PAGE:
As Bela grows up, she charts out a life for herself that is completely different from what her academically oriented parents do. When she becomes pregnant and moves in to live with her aging father, life for Subhash comes full circle-he finds himself again looking after a pregnant woman
The book explores familial relationships in a way that no other book I know of has. On one hand is the relationship between the two brothers. On the other hand is the relationship they share with their parents and the third angle is the relationship that Subhash and Gauri share with Bela. There is a fourth dimension to this too- the relationship that Bela shares with Subhash and her feelings for her mother who abandoned her.
The book questions the entire theory that parental love is something that we get by instinct. While there is certainly a primeval instinct for protection of the child that show up in all parents, the nurturing role is not something that comes naturally to all. Infact, it is not even biologically inherited. The book confirms something that I always suspected. The motherhood role is reinforced more by social learning than biological instincts. Many mothers go about doing things for their children because it is expected of them and not because they may naturally want to do it. Sacrificing one’s ambitions for a child is something that we do because society expects a mother to do it. The guilt that comes into a mother’s mind when she feels that she may be giving her career more importance are all indications of this social pressure on living up to a role. The character of Gauri is a key example of someone who undergoes this inner turmoil. However she is able to come to terms with her conflicts and decides to make a choice that does not follow social dictates. She embarks upon a long and lonely journey in the quest for her individual goals.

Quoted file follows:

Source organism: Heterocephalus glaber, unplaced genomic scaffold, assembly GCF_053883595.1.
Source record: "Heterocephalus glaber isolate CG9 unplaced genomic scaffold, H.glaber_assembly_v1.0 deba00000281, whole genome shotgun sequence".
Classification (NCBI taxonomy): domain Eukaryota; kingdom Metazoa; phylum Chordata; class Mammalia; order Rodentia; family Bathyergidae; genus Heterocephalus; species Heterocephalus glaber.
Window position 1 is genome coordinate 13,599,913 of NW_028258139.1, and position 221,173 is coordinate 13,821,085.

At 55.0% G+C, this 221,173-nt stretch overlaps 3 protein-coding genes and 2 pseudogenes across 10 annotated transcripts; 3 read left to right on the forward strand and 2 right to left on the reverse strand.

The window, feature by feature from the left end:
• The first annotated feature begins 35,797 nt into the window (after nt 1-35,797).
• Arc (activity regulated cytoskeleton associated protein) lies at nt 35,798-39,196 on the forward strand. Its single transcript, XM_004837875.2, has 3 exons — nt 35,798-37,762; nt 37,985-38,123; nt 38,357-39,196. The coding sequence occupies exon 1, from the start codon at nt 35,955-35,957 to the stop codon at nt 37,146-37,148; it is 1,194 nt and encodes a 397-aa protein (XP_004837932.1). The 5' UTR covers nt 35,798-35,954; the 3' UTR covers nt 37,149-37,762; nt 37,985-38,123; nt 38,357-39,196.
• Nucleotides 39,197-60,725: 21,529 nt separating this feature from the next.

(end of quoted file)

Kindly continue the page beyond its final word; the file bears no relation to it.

The character of Subhash brings out the opposing elements of whatever we in Gauri. Here is a man who is driven by a strong sense of responsibility towards everyone in his life – his parents to whom he sends money, his wife to whom he remains faithful even when he knows that she does not love him the way she loved his brother and to the child Bela to whom he is the most caring father! When Bela refers to Subhash as “Baba” ( father) , the writer says that it was a “both a lie and the truth”!
A better man may not always be the preferred man, is something that stands out in the way Gauri relates to Subhash. She remains passionately in love with Udyan- a man she was married to for less than two years and whose child she bore more out of her love for the man rather than her own desire for motherhood. A man to whom a revolution mattered more than providing a secure home to his wife. This is probably what love is all about –something that sees no reason.
The book spans two worlds – the east and the west. Though the value systems that come into play in these two worlds are different, the emotions are consistent. There are times that the book brings tears to the reader’s eyes.
To me this book holds a very special place as it is set in the city that I grew up in. It describes events that are too faint in my memory to be classified as news yet too fresh to be called history. The marshland near Tollygunj where the story begins to unfold, may not exist today but its importance in the plot is central. The historical and ecological descriptions of the place make it come alive in front of the reader.
For a book that deals with such heavy emotional undercurrents, it is a surprisingly easy read with language that is descriptive and simple to understand. I would say that it is probably Jhumpa’s best work yet!!
A must read for everyone who is a parent!